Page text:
As much as possible, I strive to make the work mistake-proof. Setting up checks to ensure the display is built correctly helps catch errors. If physical checks aren’t possible, then I ask several people to act as quality lookouts along the assembly line to catch any defects. I empower them with the ability to stop the process and call for help when they see errors. I also let everyone know I’ve asked them to do this job to avoid offense.

Finally, I share with the team hourly and daily production goals. This gives a score to the team’s work and helps them gauge their speed. When I’m building something new and have no experience on what to set the goal as, I just guess optimistically. The team usually rises to meet my estimated goal. Sometimes I even run the process myself ahead of time. This allows me to time how long it takes me to complete a few rounds of the process to set a realistic expectation.

3.     Add Meaning to the Work

Just before they get set to work, I answer the often-unasked question of “why am I doing this?” Even though these workers may just be on the job for a day, I’ve seen impressive results when they know the deeper reason behind their work. My goal becomes theirs as well, and many of the workers will give extra effort and suggestions to better accomplish the larger goal.

The explanation doesn’t need to be long. It could go something like this: “Today we’re building 3000 displays that we’re sending to Walmart. They have to be built this specific way because it helps the Walmart employees quickly put the product out in the store. In a couple weeks, you can visit your local Walmart and find one of the displays you built. Then you can point to that display and tell your friends or children ‘I helped make that.'” As your team is able to focus on the higher goal, not just the menial work that lies ahead, they will rally behind the cause and work hard to produce something they are proud of. Five minutes before lunch or the end of the day, I gather everyone around and solicit their feedback for improvements to the process. Without your team knowing the end goal of their work, helpful feedback is rare.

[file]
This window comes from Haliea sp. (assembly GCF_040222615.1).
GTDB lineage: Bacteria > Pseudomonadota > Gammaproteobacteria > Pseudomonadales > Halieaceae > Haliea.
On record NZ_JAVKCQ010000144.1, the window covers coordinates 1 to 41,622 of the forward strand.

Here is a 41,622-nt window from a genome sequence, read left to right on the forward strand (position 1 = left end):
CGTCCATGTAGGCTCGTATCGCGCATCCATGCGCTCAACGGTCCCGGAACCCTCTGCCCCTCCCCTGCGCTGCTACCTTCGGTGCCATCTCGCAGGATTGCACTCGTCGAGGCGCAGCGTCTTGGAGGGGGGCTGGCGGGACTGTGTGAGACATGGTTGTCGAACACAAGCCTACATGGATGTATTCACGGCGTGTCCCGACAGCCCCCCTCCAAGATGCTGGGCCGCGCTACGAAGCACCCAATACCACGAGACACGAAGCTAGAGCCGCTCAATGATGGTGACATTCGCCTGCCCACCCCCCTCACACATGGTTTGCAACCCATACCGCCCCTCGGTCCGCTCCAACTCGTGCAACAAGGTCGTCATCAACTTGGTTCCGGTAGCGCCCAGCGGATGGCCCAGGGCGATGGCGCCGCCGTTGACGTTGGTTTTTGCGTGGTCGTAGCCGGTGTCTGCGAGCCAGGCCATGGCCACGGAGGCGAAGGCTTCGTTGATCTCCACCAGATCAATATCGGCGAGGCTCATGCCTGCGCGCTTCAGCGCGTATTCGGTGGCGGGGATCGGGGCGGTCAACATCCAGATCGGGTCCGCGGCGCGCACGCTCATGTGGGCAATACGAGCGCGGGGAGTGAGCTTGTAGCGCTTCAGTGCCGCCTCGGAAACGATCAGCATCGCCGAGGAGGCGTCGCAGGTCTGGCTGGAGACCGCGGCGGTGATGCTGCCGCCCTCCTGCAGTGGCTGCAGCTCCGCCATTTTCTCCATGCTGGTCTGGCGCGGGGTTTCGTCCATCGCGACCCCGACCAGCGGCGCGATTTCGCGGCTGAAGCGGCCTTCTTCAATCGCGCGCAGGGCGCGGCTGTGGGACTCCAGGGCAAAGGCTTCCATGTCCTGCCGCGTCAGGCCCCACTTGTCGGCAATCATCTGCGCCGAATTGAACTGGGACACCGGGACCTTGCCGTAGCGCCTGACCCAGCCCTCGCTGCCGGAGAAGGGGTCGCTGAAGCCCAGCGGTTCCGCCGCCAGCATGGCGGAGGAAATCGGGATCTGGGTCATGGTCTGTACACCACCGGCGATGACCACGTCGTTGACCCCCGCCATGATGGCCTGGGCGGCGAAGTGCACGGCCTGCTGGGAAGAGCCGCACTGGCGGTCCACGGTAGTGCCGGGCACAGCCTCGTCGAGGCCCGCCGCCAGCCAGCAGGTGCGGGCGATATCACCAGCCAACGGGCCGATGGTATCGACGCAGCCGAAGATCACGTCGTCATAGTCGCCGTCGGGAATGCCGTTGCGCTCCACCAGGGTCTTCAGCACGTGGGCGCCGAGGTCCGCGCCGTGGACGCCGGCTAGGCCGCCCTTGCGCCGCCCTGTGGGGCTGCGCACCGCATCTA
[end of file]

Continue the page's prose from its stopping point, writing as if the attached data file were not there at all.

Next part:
4.     Create a Positive Work Environment

As the workers begin, I help set the pace and atmosphere by working alongside them. This helps me make sure the project gets off to a good start, but it also helps me learn more about my team. I rotate people to find their strengths and adjust workloads to balance bottlenecks. Once everyone is comfortable in his or her role, I try to ensure enthusiasm remains long after the first hour of work.

If everyone can do a great job while talking together, then those conversations often keep everyone upbeat. However, if they become distracted while talking, then I instead turn on the radio. I always see better results when I try to have a little fun with my team, especially toward the end of the day, than when I am overly strict and serious. Simple rewards for meeting goals, such as cheap popsicles if it’s a hot day, or letting the team take five minutes longer on their break, go a long way toward motivation.